CORTEZ -- Walking through the Florida Maritime Museum, Michael Coleman couldn’t help himself from touching every ship he saw and asking questions about how they worked.
“They have awesome stuff,” said Michael, 5. “I like ships because they are so cool.”
He was one of the thousands who took in all the maritime attractions at the Cortez Commercial Fishing Festival on Saturday.
In its 29th year, the festival celebrates the long tradition of fishermen who have made a living off the waters in Cortez. These days the event is synonymous with packed buses getting in and out of the event, and throngs of people looking for the best sea food and crafts.
An underlying theme, however, has always been history and preservation.
Proceeds from the two-day festival will go to the Florida Institute for Saltwater Heritage preserve.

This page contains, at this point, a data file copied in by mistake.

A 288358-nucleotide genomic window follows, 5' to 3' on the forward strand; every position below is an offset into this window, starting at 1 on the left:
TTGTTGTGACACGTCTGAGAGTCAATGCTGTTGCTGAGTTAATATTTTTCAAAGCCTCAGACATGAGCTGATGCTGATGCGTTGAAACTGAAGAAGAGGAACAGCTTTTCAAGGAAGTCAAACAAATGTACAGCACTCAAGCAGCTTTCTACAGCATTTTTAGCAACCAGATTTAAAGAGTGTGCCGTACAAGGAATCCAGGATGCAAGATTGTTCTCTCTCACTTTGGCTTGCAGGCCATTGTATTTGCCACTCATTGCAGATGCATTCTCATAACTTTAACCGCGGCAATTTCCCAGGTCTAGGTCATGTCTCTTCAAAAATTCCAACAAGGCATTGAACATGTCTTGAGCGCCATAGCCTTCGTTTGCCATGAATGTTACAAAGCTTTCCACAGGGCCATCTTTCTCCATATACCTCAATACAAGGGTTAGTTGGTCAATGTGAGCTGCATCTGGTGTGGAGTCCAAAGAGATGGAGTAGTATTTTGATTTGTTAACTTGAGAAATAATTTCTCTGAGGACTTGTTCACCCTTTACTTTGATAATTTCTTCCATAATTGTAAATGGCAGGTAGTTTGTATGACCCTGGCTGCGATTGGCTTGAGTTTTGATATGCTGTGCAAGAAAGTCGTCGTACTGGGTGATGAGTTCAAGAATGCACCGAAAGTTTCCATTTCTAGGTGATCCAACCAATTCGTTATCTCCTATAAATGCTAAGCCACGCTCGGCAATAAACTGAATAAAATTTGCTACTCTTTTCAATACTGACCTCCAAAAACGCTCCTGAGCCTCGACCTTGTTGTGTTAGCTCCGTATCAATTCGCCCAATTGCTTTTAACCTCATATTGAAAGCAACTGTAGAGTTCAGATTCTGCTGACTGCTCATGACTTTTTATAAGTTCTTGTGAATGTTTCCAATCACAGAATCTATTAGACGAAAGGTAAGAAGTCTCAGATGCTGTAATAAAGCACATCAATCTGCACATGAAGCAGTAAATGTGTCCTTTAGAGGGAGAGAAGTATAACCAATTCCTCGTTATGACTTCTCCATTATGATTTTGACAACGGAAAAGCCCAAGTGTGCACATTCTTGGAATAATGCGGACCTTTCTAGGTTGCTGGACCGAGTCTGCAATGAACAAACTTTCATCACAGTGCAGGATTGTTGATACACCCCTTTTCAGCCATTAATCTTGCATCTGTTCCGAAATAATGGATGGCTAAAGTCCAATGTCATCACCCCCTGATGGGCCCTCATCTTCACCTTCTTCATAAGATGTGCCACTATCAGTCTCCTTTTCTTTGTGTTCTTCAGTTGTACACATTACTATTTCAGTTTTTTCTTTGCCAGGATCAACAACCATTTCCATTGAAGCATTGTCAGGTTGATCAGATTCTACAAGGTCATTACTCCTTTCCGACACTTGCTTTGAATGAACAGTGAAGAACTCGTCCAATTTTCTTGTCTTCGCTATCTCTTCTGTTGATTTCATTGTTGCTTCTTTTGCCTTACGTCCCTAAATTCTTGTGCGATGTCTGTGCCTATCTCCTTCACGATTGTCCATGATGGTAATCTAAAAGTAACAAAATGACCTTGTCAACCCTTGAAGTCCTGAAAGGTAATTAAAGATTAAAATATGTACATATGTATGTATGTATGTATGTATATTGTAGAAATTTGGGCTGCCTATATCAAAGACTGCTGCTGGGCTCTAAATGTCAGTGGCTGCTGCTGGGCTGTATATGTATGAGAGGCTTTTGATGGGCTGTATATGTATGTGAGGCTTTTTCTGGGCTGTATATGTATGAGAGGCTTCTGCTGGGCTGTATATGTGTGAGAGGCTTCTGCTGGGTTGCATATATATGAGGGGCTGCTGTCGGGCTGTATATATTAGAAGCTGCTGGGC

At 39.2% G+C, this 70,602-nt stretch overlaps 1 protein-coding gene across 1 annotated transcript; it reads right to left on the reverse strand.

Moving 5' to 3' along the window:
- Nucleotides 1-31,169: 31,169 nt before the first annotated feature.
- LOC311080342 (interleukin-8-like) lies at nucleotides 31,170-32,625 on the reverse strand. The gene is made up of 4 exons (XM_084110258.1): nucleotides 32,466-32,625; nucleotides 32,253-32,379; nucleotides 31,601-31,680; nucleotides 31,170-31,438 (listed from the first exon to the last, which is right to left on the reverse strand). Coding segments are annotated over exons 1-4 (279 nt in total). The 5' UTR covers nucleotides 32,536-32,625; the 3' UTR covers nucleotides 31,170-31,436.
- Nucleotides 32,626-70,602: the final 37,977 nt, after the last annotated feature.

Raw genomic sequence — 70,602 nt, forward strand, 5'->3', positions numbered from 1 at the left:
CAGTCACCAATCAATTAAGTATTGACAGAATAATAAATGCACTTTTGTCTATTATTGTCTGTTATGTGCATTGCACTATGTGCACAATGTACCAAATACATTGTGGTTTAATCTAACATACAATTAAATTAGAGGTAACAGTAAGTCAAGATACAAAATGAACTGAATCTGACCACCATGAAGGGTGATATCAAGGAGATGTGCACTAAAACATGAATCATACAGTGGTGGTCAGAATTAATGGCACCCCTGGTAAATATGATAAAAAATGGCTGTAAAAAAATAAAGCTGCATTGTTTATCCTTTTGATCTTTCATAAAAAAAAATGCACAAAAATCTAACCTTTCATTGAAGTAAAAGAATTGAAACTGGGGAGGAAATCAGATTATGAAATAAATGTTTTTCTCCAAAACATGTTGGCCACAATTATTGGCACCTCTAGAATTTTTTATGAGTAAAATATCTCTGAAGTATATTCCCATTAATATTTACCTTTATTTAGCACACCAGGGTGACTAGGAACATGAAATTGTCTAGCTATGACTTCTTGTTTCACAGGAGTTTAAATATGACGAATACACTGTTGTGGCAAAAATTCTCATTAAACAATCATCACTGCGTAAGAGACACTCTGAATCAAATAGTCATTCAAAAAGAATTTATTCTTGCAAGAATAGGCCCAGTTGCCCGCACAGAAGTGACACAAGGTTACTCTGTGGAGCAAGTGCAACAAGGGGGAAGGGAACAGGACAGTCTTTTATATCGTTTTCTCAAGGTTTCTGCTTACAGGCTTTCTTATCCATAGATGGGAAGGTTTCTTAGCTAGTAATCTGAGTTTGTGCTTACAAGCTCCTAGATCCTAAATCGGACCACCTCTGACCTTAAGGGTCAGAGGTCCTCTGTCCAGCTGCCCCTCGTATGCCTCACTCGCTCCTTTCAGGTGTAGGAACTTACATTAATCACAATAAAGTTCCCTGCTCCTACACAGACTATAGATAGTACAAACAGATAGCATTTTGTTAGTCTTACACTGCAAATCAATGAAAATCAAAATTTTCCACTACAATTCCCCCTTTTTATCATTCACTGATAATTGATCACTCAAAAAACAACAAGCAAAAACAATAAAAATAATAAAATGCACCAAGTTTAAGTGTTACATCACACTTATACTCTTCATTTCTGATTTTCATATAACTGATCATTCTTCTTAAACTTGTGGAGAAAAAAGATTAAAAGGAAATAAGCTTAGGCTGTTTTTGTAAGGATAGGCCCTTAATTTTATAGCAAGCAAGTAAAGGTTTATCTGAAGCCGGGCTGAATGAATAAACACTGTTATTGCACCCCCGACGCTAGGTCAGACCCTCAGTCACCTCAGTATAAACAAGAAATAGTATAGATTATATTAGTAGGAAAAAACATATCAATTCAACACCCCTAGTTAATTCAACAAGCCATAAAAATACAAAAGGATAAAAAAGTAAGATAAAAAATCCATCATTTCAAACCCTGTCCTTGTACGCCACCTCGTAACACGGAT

“It’s great,” said Nicole Coleman, 32. “This is our first one and just to learn and to be with our family.”
It was through books, recipes, shirts and posters that Mary Fulford Green did her best to share the cause and history of Cortez to anyone who stopped by her booth.
She weaved stories about her childhood with her views on fishing.
Carol Miller was fascinated by Green’s stories.
“I didn’t know this place was here. It’s unique,” Miller, 64, of Tampa, said as she listened to Green’s stories of growing up in the area. “I bought a poster because I want to support it.”
Many people just came to the festival to relax and enjoy the fresh seafood.
For Rosemary Velozzi, it was a nice change from what she normally gets in New York.
“I came for the fish. It’s been good. This is different than where we come from,” said Velozzi, 63, of Rochester, N.Y.
For Margaret Bush coming to the festival is simply a tradition.
“It’s more compact this year and a lot more crowded, but we live close by and we wanted to support the community,” she said.
The event continues from 10 a.m. to 6 p.m. today at 4600 124th St. W. Admission is $2 and free for children under 12.